Rupert Hambly


No pain no gain?

No pain no gain. Well there is a statement and half! How many times have we heard that one? Many, let’s leave it there.

I’m currently writing this on a flight in search of some decent waves in Spain and although there’s some big swells coming in, the weather isn’t looking great but you sometimes can’t have everything!
Anyway, just before I boarded I was reading about the recently retired 8 time Mr Olympia Ronnie Coleman having various surgeries, which included a hip replacement. This certainly got me thinking and although I’m not entirely surprised, it can be a warning to others doing the same thing out there.

Ronnie Coleman smashed onto the bodybuilding scene like no other (except maybe Arnold) in the 90’s and totally dominated. He was also the strongest bodybuilder of all time doing reps with 800lb’s on the squat and unheard of bench presses! He was well known for working the hardest out of everyone and really pounded out gruelling workouts…. At a cost.
With that winning mentality and a lot of performance enhancing drugs, those joints took loads on a regular basis that they were never naturally meant to take. So what probably happened was that he ended up with osteoarthritis in the hip, which basically means wear and tear of the joint, the cartilage is worn away and the bones rub together causing serious pain. As someone who’s helped rehabilitate people after a hip replacement, I must say, it’s not easy and it takes time.



Now I know Coleman’s case is an extreme one but we can certainly take away a few things here when it comes to resistance exercise:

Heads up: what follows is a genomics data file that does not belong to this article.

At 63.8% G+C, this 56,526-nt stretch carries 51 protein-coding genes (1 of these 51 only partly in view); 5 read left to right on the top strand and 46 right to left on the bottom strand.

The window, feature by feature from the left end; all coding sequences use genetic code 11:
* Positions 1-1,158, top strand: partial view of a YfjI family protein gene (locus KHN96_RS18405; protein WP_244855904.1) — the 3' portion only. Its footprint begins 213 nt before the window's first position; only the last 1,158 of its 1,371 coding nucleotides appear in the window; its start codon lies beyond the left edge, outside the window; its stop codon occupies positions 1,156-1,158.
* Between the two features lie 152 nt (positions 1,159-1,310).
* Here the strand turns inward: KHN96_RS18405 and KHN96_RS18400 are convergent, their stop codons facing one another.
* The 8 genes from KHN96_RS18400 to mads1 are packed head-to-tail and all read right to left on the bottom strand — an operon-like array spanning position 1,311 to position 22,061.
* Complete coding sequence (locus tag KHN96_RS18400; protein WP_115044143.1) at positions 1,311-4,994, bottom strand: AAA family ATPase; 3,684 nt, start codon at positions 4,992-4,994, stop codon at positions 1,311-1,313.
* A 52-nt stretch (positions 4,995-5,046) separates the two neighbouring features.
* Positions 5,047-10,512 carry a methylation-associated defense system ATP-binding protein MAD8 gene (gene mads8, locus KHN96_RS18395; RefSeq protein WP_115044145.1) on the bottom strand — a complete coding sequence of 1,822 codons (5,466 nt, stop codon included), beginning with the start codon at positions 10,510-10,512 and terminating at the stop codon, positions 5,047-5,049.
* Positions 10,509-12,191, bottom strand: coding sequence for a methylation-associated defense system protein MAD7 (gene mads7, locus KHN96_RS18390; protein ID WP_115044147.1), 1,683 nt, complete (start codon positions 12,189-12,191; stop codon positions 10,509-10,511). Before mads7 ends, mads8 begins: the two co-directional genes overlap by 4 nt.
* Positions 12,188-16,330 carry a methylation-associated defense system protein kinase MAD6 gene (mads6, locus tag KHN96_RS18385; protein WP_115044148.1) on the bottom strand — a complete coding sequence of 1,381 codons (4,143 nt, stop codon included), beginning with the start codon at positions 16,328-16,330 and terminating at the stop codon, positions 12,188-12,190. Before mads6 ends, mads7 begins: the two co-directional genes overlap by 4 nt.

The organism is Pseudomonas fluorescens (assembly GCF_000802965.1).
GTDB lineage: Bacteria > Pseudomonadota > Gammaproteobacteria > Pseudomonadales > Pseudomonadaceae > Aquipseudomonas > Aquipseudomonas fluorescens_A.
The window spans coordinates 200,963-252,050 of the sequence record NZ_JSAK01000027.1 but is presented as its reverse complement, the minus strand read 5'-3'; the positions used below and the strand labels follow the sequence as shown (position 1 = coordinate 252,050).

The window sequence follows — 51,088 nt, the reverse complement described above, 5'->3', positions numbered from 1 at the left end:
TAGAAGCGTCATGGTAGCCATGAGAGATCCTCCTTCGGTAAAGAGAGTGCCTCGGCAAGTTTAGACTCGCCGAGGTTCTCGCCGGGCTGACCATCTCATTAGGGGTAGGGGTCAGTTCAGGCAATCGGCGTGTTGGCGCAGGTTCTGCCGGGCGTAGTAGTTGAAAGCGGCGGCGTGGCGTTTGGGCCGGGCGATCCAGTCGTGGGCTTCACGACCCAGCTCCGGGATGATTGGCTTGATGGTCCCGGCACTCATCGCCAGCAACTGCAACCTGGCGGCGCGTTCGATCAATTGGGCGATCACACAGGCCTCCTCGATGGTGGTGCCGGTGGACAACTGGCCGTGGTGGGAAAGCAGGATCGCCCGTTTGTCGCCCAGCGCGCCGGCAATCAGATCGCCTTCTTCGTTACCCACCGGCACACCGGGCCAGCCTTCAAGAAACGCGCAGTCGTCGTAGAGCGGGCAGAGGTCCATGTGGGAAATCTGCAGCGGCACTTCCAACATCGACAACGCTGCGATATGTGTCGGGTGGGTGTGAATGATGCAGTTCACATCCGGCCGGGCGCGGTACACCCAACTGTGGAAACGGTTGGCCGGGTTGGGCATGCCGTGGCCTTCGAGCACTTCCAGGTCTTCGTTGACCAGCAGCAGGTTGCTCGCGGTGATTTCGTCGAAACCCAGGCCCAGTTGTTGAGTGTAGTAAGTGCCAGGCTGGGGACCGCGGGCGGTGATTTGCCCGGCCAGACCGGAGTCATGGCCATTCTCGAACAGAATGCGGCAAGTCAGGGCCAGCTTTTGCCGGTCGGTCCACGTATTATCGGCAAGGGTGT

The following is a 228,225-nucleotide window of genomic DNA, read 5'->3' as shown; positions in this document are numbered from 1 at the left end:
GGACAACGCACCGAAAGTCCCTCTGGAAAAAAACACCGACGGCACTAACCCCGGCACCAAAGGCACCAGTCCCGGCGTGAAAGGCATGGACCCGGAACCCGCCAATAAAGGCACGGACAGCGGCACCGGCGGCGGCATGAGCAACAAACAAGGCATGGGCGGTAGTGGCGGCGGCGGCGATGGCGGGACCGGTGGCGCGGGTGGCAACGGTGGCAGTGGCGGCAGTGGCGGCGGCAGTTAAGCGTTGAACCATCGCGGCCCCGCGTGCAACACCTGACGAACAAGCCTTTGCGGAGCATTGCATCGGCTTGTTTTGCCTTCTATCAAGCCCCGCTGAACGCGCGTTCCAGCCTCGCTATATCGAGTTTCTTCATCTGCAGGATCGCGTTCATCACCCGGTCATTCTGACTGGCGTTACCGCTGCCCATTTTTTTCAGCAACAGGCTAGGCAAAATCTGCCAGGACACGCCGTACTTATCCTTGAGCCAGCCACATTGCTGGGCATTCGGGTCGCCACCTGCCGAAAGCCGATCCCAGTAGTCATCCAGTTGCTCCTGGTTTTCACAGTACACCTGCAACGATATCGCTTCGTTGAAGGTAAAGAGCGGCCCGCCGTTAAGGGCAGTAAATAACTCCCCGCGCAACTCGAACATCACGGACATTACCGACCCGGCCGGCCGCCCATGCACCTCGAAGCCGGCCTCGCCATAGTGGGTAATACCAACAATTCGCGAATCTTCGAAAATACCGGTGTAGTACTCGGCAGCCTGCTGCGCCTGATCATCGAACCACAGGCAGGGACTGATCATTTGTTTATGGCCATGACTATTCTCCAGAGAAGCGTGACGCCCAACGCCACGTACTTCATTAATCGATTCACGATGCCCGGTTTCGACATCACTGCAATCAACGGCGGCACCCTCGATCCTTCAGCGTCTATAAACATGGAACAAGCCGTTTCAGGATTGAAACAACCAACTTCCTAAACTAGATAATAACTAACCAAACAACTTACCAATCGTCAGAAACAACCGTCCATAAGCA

1. As I teach all my clients, form is absolutely essential. Whether it be heavy loads or just body weight (I know someone who’s hip popped out with a yoga position once).

2. You must qualify yourself to know you can even do the exercise properly before pushing performance because most people these days have postural problems that won’t allow them to have good form and then of course, wear and tear will happen. Sooner or later you will have an injury.

3. When you lift heavy, lift with control! You may have to put the ego aside and drop the weight but a slower tempo will get you more time under tension for the muscle fibres and of course give you full range of motion without the extra risk of injury.

These are very basic rules but as I see in gyms these days, most people don’t stick to them.
We have a growing selection of various core, postural and range of motion assessments we do on all our clients so that we can tailor correction as well as condition, this provides safe but highly efficient workouts for the long term.

So here’s to less pain and more gain!

Rupert Hambly


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